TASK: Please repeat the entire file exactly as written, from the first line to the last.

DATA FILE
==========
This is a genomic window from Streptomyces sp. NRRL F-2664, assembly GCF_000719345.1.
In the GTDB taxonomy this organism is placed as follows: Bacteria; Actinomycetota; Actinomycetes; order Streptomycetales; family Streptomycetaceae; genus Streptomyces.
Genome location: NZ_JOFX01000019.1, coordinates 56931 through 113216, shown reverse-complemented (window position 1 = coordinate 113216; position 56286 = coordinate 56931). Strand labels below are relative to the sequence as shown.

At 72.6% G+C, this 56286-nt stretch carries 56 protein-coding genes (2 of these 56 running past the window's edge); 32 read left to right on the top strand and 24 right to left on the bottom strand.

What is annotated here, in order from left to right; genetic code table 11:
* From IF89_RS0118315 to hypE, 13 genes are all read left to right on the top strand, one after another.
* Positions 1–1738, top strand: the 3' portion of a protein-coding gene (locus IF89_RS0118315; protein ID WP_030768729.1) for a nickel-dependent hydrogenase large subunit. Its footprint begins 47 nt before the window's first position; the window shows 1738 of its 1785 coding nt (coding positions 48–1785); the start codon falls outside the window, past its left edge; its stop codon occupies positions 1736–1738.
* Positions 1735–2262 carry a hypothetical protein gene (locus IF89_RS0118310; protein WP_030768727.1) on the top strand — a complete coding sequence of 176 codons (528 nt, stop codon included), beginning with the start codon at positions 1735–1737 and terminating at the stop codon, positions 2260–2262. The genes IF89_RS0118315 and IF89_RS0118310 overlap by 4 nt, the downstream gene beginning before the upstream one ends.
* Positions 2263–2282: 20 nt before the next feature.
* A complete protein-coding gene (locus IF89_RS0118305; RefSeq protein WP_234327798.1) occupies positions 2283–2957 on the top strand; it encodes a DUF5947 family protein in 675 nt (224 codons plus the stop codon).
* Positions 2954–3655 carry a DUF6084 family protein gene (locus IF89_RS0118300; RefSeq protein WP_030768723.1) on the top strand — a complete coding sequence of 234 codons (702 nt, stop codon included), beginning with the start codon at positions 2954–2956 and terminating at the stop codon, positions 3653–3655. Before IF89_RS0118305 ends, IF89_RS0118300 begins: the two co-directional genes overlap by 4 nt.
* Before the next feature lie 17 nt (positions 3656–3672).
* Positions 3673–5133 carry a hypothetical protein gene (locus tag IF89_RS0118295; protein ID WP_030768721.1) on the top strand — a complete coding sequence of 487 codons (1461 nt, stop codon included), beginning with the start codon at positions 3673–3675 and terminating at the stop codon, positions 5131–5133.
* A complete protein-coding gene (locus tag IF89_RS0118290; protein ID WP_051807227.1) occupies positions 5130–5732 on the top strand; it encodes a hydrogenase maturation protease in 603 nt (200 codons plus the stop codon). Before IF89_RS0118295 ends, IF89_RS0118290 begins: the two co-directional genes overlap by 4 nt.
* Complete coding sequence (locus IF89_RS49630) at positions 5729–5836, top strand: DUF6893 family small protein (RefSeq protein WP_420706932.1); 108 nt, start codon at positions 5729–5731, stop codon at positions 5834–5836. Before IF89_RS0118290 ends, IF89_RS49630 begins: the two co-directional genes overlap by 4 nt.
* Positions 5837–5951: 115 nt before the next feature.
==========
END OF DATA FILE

This is a genomic window from Streptomyces sp. NRRL F-2664, assembly GCF_000719345.1.
In the GTDB taxonomy this organism is placed as follows: Bacteria; Actinomycetota; Actinomycetes; order Streptomycetales; family Streptomycetaceae; genus Streptomyces.
Genome location: NZ_JOFX01000019.1, coordinates 56931 through 113216, shown reverse-complemented (window position 1 = coordinate 113216; position 56286 = coordinate 56931). Strand labels below are relative to the sequence as shown.

At 72.6% G+C, this 56286-nt stretch carries 56 protein-coding genes (2 of these 56 running past the window's edge); 32 read left to right on the top strand and 24 right to left on the bottom strand.

What is annotated here, in order from left to right; genetic code table 11:
* From IF89_RS0118315 to hypE, 13 genes are all read left to right on the top strand, one after another.
* Positions 1–1738, top strand: the 3' portion of a protein-coding gene (locus IF89_RS0118315; protein ID WP_030768729.1) for a nickel-dependent hydrogenase large subunit. Its footprint begins 47 nt before the window's first position; the window shows 1738 of its 1785 coding nt (coding positions 48–1785); the start codon falls outside the window, past its left edge; its stop codon occupies positions 1736–1738.
* Positions 1735–2262 carry a hypothetical protein gene (locus IF89_RS0118310; protein WP_030768727.1) on the top strand — a complete coding sequence of 176 codons (528 nt, stop codon included), beginning with the start codon at positions 1735–1737 and terminating at the stop codon, positions 2260–2262. The genes IF89_RS0118315 and IF89_RS0118310 overlap by 4 nt, the downstream gene beginning before the upstream one ends.
* Positions 2263–2282: 20 nt before the next feature.
* A complete protein-coding gene (locus IF89_RS0118305; RefSeq protein WP_234327798.1) occupies positions 2283–2957 on the top strand; it encodes a DUF5947 family protein in 675 nt (224 codons plus the stop codon).
* Positions 2954–3655 carry a DUF6084 family protein gene (locus IF89_RS0118300; RefSeq protein WP_030768723.1) on the top strand — a complete coding sequence of 234 codons (702 nt, stop codon included), beginning with the start codon at positions 2954–2956 and terminating at the stop codon, positions 3653–3655. Before IF89_RS0118305 ends, IF89_RS0118300 begins: the two co-directional genes overlap by 4 nt.
* Before the next feature lie 17 nt (positions 3656–3672).
* Positions 3673–5133 carry a hypothetical protein gene (locus tag IF89_RS0118295; protein ID WP_030768721.1) on the top strand — a complete coding sequence of 487 codons (1461 nt, stop codon included), beginning with the start codon at positions 3673–3675 and terminating at the stop codon, positions 5131–5133.
* A complete protein-coding gene (locus tag IF89_RS0118290; protein ID WP_051807227.1) occupies positions 5130–5732 on the top strand; it encodes a hydrogenase maturation protease in 603 nt (200 codons plus the stop codon). Before IF89_RS0118295 ends, IF89_RS0118290 begins: the two co-directional genes overlap by 4 nt.
* Complete coding sequence (locus IF89_RS49630) at positions 5729–5836, top strand: DUF6893 family small protein (RefSeq protein WP_420706932.1); 108 nt, start codon at positions 5729–5731, stop codon at positions 5834–5836. Before IF89_RS0118290 ends, IF89_RS49630 begins: the two co-directional genes overlap by 4 nt.
* Positions 5837–5951: 115 nt before the next feature.